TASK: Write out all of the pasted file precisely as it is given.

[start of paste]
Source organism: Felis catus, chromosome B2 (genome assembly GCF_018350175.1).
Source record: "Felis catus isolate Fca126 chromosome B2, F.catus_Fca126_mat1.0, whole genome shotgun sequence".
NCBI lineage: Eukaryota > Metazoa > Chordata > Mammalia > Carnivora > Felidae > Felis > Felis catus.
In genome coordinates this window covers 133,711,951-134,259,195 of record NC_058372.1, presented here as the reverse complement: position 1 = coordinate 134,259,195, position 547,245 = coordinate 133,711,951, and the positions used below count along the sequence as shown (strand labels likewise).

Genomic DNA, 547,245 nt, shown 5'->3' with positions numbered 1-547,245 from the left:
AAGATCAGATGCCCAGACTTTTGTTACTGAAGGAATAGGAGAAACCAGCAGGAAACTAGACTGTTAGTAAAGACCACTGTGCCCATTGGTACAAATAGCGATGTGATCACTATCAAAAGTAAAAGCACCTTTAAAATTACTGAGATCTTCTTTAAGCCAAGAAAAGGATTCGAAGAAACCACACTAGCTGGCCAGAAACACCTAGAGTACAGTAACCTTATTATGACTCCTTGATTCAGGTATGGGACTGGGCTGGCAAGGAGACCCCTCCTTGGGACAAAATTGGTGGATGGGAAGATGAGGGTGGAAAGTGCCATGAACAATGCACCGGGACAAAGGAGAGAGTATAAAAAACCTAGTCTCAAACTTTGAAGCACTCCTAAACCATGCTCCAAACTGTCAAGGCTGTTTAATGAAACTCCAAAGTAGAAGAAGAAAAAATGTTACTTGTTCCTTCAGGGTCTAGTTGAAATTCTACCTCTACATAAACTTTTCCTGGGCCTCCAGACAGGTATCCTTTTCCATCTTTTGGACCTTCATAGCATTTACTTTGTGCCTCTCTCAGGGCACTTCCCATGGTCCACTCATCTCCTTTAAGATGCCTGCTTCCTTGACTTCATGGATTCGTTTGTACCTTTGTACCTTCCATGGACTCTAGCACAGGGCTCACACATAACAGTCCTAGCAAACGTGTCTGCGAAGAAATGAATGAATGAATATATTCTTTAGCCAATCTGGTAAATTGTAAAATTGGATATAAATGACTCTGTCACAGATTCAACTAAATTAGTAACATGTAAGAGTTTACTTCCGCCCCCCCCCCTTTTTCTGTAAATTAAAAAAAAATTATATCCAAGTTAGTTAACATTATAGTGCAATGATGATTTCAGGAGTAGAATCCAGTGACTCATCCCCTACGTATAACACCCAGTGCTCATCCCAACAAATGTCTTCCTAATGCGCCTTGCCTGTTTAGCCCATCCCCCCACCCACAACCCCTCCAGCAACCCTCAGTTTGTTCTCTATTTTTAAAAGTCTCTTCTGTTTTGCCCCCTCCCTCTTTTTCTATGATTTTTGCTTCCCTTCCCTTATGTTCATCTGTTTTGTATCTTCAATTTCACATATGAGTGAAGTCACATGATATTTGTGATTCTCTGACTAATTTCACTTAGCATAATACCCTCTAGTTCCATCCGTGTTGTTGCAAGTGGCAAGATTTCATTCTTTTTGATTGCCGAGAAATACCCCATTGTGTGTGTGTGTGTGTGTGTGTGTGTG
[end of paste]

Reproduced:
Source organism: Felis catus, chromosome B2 (genome assembly GCF_018350175.1).
Source record: "Felis catus isolate Fca126 chromosome B2, F.catus_Fca126_mat1.0, whole genome shotgun sequence".
NCBI lineage: Eukaryota > Metazoa > Chordata > Mammalia > Carnivora > Felidae > Felis > Felis catus.
In genome coordinates this window covers 133,711,951-134,259,195 of record NC_058372.1, presented here as the reverse complement: position 1 = coordinate 134,259,195, position 547,245 = coordinate 133,711,951, and the positions used below count along the sequence as shown (strand labels likewise).

Genomic DNA, 547,245 nt, shown 5'->3' with positions numbered 1-547,245 from the left:
AAGATCAGATGCCCAGACTTTTGTTACTGAAGGAATAGGAGAAACCAGCAGGAAACTAGACTGTTAGTAAAGACCACTGTGCCCATTGGTACAAATAGCGATGTGATCACTATCAAAAGTAAAAGCACCTTTAAAATTACTGAGATCTTCTTTAAGCCAAGAAAAGGATTCGAAGAAACCACACTAGCTGGCCAGAAACACCTAGAGTACAGTAACCTTATTATGACTCCTTGATTCAGGTATGGGACTGGGCTGGCAAGGAGACCCCTCCTTGGGACAAAATTGGTGGATGGGAAGATGAGGGTGGAAAGTGCCATGAACAATGCACCGGGACAAAGGAGAGAGTATAAAAAACCTAGTCTCAAACTTTGAAGCACTCCTAAACCATGCTCCAAACTGTCAAGGCTGTTTAATGAAACTCCAAAGTAGAAGAAGAAAAAATGTTACTTGTTCCTTCAGGGTCTAGTTGAAATTCTACCTCTACATAAACTTTTCCTGGGCCTCCAGACAGGTATCCTTTTCCATCTTTTGGACCTTCATAGCATTTACTTTGTGCCTCTCTCAGGGCACTTCCCATGGTCCACTCATCTCCTTTAAGATGCCTGCTTCCTTGACTTCATGGATTCGTTTGTACCTTTGTACCTTCCATGGACTCTAGCACAGGGCTCACACATAACAGTCCTAGCAAACGTGTCTGCGAAGAAATGAATGAATGAATATATTCTTTAGCCAATCTGGTAAATTGTAAAATTGGATATAAATGACTCTGTCACAGATTCAACTAAATTAGTAACATGTAAGAGTTTACTTCCGCCCCCCCCCCTTTTTCTGTAAATTAAAAAAAAATTATATCCAAGTTAGTTAACATTATAGTGCAATGATGATTTCAGGAGTAGAATCCAGTGACTCATCCCCTACGTATAACACCCAGTGCTCATCCCAACAAATGTCTTCCTAATGCGCCTTGCCTGTTTAGCCCATCCCCCCACCCACAACCCCTCCAGCAACCCTCAGTTTGTTCTCTATTTTTAAAAGTCTCTTCTGTTTTGCCCCCTCCCTCTTTTTCTATGATTTTTGCTTCCCTTCCCTTATGTTCATCTGTTTTGTATCTTCAATTTCACATATGAGTGAAGTCACATGATATTTGTGATTCTCTGACTAATTTCACTTAGCATAATACCCTCTAGTTCCATCCGTGTTGTTGCAAGTGGCAAGATTTCATTCTTTTTGATTGCCGAGAAATACCCCATTGTGTGTGTGTGTGTGTGTGTGTGTGTG